Getting back to Mare, she was a... decent character. For such a long book, though, I can't help but feel that I never really knew her, or totally understood her. I liked that she was proactive and involved in saving herself but she is distant from the reader in a way that made it hard to empathize or sympathize. All the useless girl-on-girl hate (though admittedly not limited to just coming from Mare) is problematic. If the only way to craft a "strong" character is to limit or stigmatize all other female characters....well... that's not really an empowered female character, is it? I have no problem with Mare being unlikeable at times, but having nearly all women hate her makes it even harder to connect with her.

Red Queen is also pretty slow, though in fantasy I don't mind that so much. Stories take time to build into more, but Red Queen almost seemed stalled several times. I would've appreciated it more if that slowness was due to expanding worldbuilding or establishing secondary characters to an identifiable degree. The worldbuilding is so slight it would topple from a swift exhalation from a mouse, really. The premise of Silvers (nobility/supernatural abilites) and Reds (low class, nongifted) is established early, but it's like Divergent in that it's a pretty silly system. If the book had focused more on creating and developing the tension between the two classes (beyond BECAUSE REASONS), both the worldbuilding and the novel itself would have been much stronger. Less romance, more foundation, please.

For all my issues listed above, I did enjoy Red Queen enough to rate it a 3/5 and mark the sequel to-read on Goodreads. If you can turn off your brain it makes for an interesting read. It just definitely feels (and reads) like a debut novel -- so many small missteps that add up over the course of the 400 pages and take away from what does work. I would say borrow not buy this series opener -- or at least wait for the cheaper paperback in a few months.

Wednesday, January 21, 2015

Two Minute Review: The Secrets of Sir Richard Kenworthy by Julia Quinn

Title: The Secrets of Sir Richard Kenworthy
Author: Julia Quinn
Genre: romance
Series: The Symthe-Smith Quartet #4
Pages: 400
Published: expected January 27 2015
Source: publishers via edelweiss
Rating: 2/5

Sir Richard Kenworthy has less than a month to find a bride. He knows he can't be too picky, but when he sees Iris Smythe-Smith hiding behind her cello at her family's infamous musicale, he thinks he might have struck gold. She's the type of girl you don't notice until the second—or third—look, but there's something about her, something simmering under the surface, and he knows she's the one.

Iris Smythe–Smith is used to being underestimated. With her pale hair and quiet, sly wit she tends to blend into the background, and she likes it that way. So when Richard Kenworthy demands an introduction, she is suspicious. He flirts, he charms, he gives every impression of a man falling in love, but she can't quite believe it's all true. When his proposal of marriage turns into a compromising position that forces the issue, she can't help thinking that he's hiding something . . . even as her heart tells her to say yes.

Before this, Julia Quinn had yet to disappoint me. I've only read a few novels by her, but her Smythe-Smith Quartet is a genuine pleasure and has been from the first book, Just Like Heaven. The final book, The Secrets of Sir Richard Kenworthy, tries to be as entertaining and sexy as the first three, and its success is limited. It also felt a overly long at 400 pages, but the last book in this favorite series was  aquick read, if nothing else.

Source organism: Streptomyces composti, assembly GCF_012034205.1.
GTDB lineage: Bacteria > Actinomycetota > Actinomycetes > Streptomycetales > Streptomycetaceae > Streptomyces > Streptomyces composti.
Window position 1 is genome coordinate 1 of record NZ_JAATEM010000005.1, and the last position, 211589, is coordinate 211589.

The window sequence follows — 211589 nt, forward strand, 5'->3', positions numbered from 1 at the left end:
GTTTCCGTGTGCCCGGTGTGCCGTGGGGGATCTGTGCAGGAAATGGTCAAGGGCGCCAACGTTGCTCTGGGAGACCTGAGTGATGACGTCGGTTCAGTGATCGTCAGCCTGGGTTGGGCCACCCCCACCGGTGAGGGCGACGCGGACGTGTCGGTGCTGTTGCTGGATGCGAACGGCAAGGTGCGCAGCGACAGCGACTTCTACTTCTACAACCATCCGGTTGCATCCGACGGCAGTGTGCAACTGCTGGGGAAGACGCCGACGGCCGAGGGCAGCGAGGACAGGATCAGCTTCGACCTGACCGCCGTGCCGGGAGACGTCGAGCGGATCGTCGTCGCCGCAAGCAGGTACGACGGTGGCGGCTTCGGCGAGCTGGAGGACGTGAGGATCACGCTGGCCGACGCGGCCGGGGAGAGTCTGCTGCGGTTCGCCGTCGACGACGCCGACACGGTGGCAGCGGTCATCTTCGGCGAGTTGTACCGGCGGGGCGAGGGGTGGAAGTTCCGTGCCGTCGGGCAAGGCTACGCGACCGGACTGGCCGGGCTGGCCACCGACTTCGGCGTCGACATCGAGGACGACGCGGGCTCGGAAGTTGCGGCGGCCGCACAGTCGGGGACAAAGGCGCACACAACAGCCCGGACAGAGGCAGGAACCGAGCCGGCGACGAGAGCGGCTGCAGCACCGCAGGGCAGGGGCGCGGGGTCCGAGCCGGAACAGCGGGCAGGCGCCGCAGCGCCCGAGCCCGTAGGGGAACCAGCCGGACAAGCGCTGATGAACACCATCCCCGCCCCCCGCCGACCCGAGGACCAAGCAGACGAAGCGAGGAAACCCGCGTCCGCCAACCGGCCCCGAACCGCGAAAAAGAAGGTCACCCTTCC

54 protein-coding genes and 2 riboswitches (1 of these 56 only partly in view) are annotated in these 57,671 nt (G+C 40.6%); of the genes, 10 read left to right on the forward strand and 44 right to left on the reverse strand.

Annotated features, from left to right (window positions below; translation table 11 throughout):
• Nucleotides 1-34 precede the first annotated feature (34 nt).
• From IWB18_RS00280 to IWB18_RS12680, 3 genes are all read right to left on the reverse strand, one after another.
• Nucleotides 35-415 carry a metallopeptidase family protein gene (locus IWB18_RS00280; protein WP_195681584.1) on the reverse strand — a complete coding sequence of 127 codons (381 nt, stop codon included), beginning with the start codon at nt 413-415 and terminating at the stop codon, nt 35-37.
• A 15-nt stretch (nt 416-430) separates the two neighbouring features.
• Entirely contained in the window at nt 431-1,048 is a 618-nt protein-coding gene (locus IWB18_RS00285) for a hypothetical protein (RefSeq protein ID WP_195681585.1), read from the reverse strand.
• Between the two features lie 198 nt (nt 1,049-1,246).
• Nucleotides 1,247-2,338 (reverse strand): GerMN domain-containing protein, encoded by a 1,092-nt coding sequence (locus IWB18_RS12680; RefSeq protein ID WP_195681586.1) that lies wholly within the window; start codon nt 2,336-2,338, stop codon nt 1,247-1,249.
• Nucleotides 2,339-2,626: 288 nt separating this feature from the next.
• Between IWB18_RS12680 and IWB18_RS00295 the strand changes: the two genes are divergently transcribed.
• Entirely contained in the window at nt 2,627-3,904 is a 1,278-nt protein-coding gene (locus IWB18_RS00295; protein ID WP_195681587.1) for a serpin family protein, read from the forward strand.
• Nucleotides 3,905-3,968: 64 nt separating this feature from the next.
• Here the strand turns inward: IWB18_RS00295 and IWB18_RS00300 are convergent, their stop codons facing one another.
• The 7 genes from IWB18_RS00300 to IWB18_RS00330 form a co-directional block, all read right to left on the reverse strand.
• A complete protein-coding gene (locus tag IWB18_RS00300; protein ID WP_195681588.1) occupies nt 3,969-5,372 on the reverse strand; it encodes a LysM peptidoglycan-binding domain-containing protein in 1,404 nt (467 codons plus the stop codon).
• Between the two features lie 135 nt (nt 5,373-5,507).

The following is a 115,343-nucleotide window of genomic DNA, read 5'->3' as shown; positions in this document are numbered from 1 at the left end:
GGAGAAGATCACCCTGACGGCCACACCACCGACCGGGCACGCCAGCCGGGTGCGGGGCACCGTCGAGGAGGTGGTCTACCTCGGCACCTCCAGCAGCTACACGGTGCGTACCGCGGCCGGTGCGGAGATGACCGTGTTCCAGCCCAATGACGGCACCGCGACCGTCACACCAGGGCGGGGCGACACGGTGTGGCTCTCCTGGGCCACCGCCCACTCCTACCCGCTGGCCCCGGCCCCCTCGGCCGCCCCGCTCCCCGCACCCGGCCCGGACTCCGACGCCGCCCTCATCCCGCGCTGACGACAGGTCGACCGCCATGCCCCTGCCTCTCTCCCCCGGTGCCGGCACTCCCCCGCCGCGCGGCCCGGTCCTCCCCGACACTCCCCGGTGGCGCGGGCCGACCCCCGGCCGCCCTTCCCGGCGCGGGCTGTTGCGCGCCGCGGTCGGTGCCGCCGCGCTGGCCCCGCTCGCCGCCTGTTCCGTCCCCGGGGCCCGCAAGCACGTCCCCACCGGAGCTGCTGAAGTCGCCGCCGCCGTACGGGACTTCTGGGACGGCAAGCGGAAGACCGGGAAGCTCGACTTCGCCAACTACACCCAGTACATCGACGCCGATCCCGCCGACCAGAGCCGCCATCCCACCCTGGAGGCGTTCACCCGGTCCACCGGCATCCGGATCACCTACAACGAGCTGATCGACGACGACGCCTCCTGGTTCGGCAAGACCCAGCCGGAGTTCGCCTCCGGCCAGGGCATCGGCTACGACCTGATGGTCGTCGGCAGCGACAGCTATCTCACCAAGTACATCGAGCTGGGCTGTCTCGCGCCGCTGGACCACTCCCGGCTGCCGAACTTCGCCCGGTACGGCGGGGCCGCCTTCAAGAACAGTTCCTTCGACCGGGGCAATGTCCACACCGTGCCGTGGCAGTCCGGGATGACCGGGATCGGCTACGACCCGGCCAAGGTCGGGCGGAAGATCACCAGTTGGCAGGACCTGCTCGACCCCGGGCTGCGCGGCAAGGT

This is definitely the weakest of the series, and the love interest is by far the most objectionable. He's an ass - he lies, he's selfish, rude, uncaring. He's a terrible counterpart for any Smythe-Smith, and Iris deserved better. It's hard to stomach any scene with him in it and a romance with him central is hard to care about. There was so much potential for fun with Iris's story and I am unsure why Quinn thought this route was the best. 

If anything, I say treat this series as a trilogy. The first three are engaging and entertaining, if somewhat predictable. The Secrets of Sir Richard Kenworthy is a misstep for such a prolific and well-loved author. 

Review: Ticker by Lisa Mantchev

Title: Ticker
Author: Lisa Mantchev
Genre: steampunk, scifi, young adult
Series: N/A
Pages: 275
Published: December 1 2014
Source: publishers via NetGalley
Rating: 4/5

A girl with a clockwork heart must make every second count.

When Penny Farthing nearly dies, brilliant surgeon Calvin Warwick manages to implant a brass “Ticker” in her chest, transforming her into the first of the Augmented. But soon it’s discovered that Warwick killed dozens of people as he strove to perfect another improved Ticker for Penny, and he’s put on trial for mass murder.

On the last day of Warwick’s trial, the Farthings’ factory is bombed, Penny’s parents disappear, and Penny and her brother, Nic, receive a ransom note demanding all of their Augmentation research if they want to see their parents again. Is someone trying to destroy the Farthings...or is the motive more sinister?

Desperate to reunite their family and rescue their research, Penny and her brother recruit fiery baker Violet Nesselrode, gentleman-about-town Sebastian Stirling, and Marcus Kingsley, a young army general who has his own reasons for wanting to lift the veil between this world and the next. Wagers are placed, friends are lost, romance stages an ambush, and time is running out for the girl with the clockwork heart.

I had a lot of fun with Ticker. I raced through it in under three hours and was hugely amused and entertained nearly the entire time. Sure, it's not a perfect novel and the romance is a little bit too much too fast, but between Penny, Marcus, Nic and all the steampunkery, Lisa Mantchev has made this a memorable and highly engaging read. With just enough flair and retrofitted technology and just enough spirit and witty retorts, Ticker is great introduction to steampubnk if you've never read it before or a perfect new read for fans of the genre looking for Gail Carriger-esque humor and creativity.